ERIC Number: ED335583
Record Type: RIE
Publication Date: 1991-May
Reference Count: N/A
The Mere Exposure Effect: Relationship to Response Competition and Imagery Ability.
Vrana, Scott R.
Exposure to novel stimuli increases one's liking for such stimuli. Response competition is one theory attempting to account for this effect: as a stimulus becomes more familiar, competing responses drop out in favor of one dominant response and the stimulus becomes better liked. Imagery ability refers to the regeneration of responses during cognitive activity that would occur in an actual action or perceptual context. This study independently varied exposure frequency and response competition, and looked at the mediating effect of imagery ability on each. Undergraduate students (N=68) pronounced aloud three-syllable Turkish words, either accenting same syllable each time (no response competition), or accenting different syllables during different pronunciations (response competition). After several pronunciations, subjects rated each word. Subjects completed the Questionnaire Upon Mental Imagery; a median split divided subjects into good and poor imagers. The typical mere exposure effect was not found unless response competition and imagery ability were taken into account. With no response competition, good imagers showed the mere exposure effect; poor imagers did not. Response competition eliminated the effect in good imagers. Poor imagers finally showed the exposure-liking effect with a large number of exposures. Good imagers were more sensitive than poor imagers to the mere exposure effect and to the influence of response competition on stimulus evaluation. (NB)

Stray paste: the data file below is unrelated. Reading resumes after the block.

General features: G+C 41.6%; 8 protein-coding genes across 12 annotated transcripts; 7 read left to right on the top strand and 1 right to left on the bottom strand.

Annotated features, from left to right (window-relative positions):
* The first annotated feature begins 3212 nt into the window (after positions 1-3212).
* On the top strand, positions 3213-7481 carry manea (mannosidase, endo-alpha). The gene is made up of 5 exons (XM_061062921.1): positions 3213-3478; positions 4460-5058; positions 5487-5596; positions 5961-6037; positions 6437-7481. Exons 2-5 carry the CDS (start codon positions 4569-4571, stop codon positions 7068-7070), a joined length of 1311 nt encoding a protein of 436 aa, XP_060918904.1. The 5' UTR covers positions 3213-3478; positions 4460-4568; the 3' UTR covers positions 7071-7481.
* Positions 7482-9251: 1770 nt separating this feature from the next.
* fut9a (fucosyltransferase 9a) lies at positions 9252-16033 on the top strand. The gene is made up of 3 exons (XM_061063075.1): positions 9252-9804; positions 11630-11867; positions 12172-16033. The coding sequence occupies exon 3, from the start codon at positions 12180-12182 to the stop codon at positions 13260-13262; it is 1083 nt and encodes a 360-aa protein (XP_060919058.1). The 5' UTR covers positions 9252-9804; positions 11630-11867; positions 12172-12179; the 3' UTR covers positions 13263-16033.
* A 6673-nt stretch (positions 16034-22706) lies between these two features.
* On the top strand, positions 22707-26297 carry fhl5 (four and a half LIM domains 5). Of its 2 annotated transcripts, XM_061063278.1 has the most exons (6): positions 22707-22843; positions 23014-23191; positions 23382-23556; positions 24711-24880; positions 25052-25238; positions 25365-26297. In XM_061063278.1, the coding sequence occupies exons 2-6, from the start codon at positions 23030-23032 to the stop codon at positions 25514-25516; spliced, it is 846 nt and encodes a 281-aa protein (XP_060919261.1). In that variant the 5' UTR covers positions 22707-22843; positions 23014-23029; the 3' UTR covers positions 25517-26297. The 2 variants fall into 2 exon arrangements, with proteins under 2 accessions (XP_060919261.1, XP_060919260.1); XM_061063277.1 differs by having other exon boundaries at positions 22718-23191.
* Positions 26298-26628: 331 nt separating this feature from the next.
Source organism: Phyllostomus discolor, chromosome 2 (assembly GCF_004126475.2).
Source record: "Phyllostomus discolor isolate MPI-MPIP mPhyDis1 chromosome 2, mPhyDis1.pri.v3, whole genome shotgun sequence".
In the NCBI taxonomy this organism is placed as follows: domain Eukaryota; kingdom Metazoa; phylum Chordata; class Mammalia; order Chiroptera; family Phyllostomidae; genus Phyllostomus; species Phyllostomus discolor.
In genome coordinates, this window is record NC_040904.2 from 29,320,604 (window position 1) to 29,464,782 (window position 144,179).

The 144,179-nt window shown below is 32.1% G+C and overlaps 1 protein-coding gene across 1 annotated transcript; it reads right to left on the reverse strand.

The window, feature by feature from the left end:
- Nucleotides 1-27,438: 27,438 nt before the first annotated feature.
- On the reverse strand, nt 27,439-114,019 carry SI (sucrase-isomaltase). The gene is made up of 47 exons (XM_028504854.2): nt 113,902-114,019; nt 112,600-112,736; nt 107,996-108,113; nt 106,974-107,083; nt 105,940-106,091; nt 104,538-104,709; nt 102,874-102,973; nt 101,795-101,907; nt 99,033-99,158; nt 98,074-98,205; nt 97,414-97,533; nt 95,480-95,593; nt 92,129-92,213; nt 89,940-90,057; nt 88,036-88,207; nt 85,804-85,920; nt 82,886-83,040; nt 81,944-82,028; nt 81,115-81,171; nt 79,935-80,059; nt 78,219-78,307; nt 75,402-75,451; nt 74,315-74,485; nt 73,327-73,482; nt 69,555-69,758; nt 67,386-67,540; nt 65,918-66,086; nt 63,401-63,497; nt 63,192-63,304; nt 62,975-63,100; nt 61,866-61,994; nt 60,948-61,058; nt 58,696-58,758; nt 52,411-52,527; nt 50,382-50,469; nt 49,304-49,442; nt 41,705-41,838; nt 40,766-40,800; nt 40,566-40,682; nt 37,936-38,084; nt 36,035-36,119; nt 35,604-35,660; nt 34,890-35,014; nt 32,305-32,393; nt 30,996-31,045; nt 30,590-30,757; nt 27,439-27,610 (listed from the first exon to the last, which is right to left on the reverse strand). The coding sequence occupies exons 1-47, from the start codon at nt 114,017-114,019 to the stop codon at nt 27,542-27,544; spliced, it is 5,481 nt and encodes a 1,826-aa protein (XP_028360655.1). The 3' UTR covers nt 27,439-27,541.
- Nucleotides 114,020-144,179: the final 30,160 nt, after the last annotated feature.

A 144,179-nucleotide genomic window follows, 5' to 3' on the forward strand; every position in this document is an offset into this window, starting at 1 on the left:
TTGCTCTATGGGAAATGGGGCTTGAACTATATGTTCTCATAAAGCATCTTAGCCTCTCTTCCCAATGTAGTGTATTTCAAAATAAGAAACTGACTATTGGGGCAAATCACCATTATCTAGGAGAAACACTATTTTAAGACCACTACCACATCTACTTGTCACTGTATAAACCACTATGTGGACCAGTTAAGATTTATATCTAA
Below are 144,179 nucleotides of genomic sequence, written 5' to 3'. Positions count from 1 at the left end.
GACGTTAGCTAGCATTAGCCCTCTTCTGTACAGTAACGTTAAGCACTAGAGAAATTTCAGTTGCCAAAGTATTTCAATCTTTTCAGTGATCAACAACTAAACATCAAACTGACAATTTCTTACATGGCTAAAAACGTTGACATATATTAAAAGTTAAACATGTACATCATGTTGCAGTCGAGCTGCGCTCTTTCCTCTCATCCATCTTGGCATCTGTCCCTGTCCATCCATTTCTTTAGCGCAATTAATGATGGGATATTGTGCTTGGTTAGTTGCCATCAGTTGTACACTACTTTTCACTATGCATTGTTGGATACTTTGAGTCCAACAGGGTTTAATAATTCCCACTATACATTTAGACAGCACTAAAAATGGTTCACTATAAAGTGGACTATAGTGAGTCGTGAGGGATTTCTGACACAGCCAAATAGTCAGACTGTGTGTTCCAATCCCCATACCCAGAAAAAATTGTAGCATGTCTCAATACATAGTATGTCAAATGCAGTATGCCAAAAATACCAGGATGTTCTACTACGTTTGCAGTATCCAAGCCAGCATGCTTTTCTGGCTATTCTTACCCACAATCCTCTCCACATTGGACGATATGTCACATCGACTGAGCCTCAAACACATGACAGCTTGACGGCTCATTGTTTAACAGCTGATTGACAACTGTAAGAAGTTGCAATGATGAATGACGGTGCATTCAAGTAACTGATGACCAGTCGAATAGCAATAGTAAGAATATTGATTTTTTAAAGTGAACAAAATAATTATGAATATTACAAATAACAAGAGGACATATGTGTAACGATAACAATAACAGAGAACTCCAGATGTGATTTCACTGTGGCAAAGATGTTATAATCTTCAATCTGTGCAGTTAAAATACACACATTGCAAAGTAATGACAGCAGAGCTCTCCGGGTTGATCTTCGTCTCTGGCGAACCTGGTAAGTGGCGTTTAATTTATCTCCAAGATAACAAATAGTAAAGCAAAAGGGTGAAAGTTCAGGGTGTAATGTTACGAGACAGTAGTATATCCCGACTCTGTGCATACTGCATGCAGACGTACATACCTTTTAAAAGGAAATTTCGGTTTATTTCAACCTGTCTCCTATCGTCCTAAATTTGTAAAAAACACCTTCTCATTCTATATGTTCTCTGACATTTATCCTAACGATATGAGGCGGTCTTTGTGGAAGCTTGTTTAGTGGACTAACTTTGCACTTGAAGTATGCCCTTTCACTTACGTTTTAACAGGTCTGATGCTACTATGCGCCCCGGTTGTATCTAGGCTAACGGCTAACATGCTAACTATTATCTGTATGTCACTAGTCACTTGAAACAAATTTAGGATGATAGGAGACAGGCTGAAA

Publication Type: Reports - Research; Speeches/Meeting Papers
Education Level: N/A
Authoring Institution: N/A
Identifiers: Imagery; Mere Exposure Theory
Note: Paper presented at the Annual Meeting of the Midwestern Psychological Association (63rd, Chicago, IL, May 2-4, 1991).